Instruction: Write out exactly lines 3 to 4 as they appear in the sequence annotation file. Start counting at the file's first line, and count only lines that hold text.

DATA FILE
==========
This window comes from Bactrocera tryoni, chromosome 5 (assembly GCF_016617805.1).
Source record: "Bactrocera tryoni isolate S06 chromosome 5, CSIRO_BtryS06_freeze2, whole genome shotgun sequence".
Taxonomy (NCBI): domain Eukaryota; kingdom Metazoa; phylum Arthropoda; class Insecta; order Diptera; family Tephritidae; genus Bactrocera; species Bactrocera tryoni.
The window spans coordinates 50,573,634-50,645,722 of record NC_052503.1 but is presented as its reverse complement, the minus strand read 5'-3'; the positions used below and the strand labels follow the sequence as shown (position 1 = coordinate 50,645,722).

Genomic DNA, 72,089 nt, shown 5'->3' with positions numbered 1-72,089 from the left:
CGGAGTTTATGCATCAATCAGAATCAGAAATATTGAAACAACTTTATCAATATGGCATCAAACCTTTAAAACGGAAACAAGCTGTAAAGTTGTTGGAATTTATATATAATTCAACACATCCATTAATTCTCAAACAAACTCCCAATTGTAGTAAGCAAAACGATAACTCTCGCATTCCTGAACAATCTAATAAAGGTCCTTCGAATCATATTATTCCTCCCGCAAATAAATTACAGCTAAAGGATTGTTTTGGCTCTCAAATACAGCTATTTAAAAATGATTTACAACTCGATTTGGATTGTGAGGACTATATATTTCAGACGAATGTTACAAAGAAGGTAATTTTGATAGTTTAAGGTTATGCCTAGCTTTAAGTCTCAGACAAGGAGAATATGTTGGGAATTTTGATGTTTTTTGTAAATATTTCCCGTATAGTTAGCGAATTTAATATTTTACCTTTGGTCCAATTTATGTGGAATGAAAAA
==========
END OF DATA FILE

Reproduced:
Taxonomy (NCBI): domain Eukaryota; kingdom Metazoa; phylum Arthropoda; class Insecta; order Diptera; family Tephritidae; genus Bactrocera; species Bactrocera tryoni.
The window spans coordinates 50,573,634-50,645,722 of record NC_052503.1 but is presented as its reverse complement, the minus strand read 5'-3'; the positions used below and the strand labels follow the sequence as shown (position 1 = coordinate 50,645,722).